In many ways, as LaValle pointed out to me, sampling Lovecraft is also an important introduction to the fears that animate the landscape of white America. Whereas European writers often frame their supernatural horror as a kind of wrong turn into a strange place, the American version of that strangeness is usually much more aggressive. “The American versions of that are usually like, they’re out to destroy us. They’re out to get us. We have to fight,” LaValle explained. “Certainly one of the central ideas of America is like, we have to push back — we have to clear what’s here to make it civilized place.”
“It’s no surprise,” he continued, “that particularly so many white Americans would be driven somewhat insane by the need to be the light of civilization, but also, unfortunately they’re just human beings. So they’re filled with flaws … [and] you see the ways that they throw that onto the groups they fear. This [other] group is criminal. This [other] group is thieves. This [other] group is oversexed. It’s all things that they fear in themselves.”
The solution, then, is to spread awareness of Lovecraft’s legacy alongside the work itself. LaValle told me that with a cultural influence that’s so fully saturated, the alternative is to educate and build off what’s already there, to try to create something new while still acknowledging what we love about what’s old.
“What that means is talking about things, shedding light on things, and beginning to teach the genre as a whole as a way to talk about things that are wrong or broken or outdated. And being able to say, ‘We can talk this thing through and then keep the best of it and identify the worst of it.’”
He also stressed capitalizing on Lovecraft’s love of fanfiction of his own stories to overwrite that legacy into newer, more progressive visions of horror. For instance, his award-winning Lovecraftian horror novel The Ballad of Black Tom largely revolves around the underlying premise that much of Lovecraft’s horror is predicated on ridiculous white privilege. That horrific realization that all Lovecraft’s characters undergo that the universe doesn’t revolve around them? That’s not a problem any Black character would ever have.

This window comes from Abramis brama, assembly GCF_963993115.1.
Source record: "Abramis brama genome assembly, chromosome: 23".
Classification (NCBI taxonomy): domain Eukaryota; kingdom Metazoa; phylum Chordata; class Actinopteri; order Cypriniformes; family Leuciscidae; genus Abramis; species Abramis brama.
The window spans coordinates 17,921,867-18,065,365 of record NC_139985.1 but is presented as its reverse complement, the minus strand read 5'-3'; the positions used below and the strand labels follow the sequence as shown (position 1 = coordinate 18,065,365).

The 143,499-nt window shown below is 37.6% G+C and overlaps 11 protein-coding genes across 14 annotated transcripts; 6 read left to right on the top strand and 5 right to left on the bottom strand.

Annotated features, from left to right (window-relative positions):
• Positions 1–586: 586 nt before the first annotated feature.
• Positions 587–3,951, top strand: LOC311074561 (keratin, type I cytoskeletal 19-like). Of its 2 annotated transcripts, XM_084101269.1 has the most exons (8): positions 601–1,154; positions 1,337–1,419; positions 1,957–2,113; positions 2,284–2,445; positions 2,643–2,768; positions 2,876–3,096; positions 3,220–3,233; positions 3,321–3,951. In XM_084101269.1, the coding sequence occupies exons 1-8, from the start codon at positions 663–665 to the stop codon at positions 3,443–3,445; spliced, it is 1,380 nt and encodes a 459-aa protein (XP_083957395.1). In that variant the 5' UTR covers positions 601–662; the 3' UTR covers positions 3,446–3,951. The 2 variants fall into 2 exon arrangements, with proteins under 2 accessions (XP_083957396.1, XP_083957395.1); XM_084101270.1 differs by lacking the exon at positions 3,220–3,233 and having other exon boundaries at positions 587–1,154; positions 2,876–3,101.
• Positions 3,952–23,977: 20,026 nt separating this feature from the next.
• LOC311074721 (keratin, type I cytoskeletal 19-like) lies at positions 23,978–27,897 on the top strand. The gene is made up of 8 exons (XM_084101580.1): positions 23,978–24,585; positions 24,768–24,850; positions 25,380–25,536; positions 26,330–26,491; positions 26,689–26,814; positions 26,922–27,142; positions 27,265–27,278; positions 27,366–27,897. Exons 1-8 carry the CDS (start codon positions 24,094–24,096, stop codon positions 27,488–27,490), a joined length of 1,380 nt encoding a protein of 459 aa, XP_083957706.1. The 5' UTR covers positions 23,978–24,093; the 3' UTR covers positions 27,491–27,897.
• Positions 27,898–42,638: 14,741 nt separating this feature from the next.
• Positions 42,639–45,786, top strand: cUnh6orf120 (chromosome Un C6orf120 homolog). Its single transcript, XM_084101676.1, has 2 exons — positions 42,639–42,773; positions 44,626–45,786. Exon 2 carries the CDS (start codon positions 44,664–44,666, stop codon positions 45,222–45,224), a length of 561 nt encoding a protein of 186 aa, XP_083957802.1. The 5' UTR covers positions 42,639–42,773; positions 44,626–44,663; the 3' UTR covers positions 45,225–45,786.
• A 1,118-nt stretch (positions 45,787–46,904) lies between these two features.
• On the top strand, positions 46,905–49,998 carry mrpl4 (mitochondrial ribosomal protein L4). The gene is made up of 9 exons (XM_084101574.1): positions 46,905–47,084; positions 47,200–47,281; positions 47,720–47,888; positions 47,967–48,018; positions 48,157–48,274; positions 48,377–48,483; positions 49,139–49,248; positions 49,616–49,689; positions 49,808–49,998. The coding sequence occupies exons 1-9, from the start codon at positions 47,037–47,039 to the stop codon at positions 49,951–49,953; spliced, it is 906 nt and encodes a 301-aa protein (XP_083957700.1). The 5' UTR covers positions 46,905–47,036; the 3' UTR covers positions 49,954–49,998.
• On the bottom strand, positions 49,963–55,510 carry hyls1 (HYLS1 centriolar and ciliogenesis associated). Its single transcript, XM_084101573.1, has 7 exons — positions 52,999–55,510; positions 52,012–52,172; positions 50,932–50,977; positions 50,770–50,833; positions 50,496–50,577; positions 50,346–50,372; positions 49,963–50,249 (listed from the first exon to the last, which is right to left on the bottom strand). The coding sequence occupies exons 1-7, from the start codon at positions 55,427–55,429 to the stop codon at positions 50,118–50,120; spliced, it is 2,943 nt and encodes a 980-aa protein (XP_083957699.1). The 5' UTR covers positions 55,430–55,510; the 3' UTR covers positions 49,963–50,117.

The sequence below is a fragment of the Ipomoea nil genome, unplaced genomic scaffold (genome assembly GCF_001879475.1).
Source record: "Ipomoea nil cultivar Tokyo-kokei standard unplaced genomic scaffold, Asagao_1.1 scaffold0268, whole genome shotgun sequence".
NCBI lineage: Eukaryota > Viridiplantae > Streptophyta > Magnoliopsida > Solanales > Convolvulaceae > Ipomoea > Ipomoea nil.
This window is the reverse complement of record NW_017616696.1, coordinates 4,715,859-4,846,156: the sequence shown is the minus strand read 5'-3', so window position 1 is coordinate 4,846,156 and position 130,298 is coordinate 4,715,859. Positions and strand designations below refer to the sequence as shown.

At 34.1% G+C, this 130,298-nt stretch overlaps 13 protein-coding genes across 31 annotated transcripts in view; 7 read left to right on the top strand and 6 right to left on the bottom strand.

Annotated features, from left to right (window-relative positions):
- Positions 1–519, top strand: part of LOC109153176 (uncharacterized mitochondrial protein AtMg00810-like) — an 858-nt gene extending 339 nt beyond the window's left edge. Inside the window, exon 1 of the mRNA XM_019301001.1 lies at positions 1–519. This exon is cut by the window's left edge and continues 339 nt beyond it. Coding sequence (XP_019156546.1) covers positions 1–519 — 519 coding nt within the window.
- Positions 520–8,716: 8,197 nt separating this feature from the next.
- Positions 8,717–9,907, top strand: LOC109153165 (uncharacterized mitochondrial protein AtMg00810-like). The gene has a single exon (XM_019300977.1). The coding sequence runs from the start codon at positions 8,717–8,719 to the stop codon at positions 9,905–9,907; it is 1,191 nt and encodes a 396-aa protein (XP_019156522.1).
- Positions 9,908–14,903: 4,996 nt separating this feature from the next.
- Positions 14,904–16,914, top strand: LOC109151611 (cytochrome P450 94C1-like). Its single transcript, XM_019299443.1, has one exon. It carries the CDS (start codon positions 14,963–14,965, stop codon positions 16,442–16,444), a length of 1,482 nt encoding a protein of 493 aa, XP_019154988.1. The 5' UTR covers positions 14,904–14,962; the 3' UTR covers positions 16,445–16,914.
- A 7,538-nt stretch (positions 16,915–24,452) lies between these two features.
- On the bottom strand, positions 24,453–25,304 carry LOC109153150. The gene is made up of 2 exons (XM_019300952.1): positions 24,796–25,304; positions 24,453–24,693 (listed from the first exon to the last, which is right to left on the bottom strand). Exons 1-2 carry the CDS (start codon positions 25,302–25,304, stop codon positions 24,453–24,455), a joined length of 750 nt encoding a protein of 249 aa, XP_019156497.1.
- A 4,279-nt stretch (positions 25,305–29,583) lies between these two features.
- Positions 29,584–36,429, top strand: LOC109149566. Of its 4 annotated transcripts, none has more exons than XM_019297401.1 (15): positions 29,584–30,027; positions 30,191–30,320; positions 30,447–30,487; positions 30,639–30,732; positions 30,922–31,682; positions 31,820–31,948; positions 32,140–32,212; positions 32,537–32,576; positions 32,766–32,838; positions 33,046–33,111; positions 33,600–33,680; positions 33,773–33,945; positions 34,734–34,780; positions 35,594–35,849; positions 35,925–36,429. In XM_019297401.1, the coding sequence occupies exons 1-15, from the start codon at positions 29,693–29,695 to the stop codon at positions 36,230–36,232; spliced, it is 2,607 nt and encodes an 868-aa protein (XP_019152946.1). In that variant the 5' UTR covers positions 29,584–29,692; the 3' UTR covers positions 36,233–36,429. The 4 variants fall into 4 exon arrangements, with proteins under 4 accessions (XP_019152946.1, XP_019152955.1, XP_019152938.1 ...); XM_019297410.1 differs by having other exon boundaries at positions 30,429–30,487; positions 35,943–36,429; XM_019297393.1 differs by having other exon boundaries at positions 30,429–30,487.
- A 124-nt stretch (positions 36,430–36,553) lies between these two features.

“If you’re Black,” he said, “you don’t think the universe as a whole thinks you are wonderful because all you have to do, if you’re a Black American, all you have to do is walk through America, and this country teaches you. … The idea that you would be driven mad because you found out that the universe doesn’t think you’re special is a joke to me as a Black American.”
LaValle, published The Ballad of Black Tom on the same day as Ruff’s Lovecraft Country in 2016. Like Lovecraft Country, LaValle’s novel is also being developed into a TV series, but by AMC instead of HBO. He points to stories like Get Out and HBO’s Watchmen as a sign that modern Black creators are successfully subverting many of the racist tropes that fuel genre media. And genre, he said, is “the pleasant, pleasant casing that makes the medicine go down.”
Perhaps that means the universality of Lovecraft’s themes can also serve as the fundamental appeal that allows modern horror writers to subvert and ultimately transform his tropes into smart, aware commentaries on the very kind of racism he evinced.
And that’s perhaps the biggest Lovecraftian twist of all: the unknown cosmic terror, transformed into something as familiar and tawdry as everyday racism — and then vanquished with the light of understanding in favor of newer, better stories.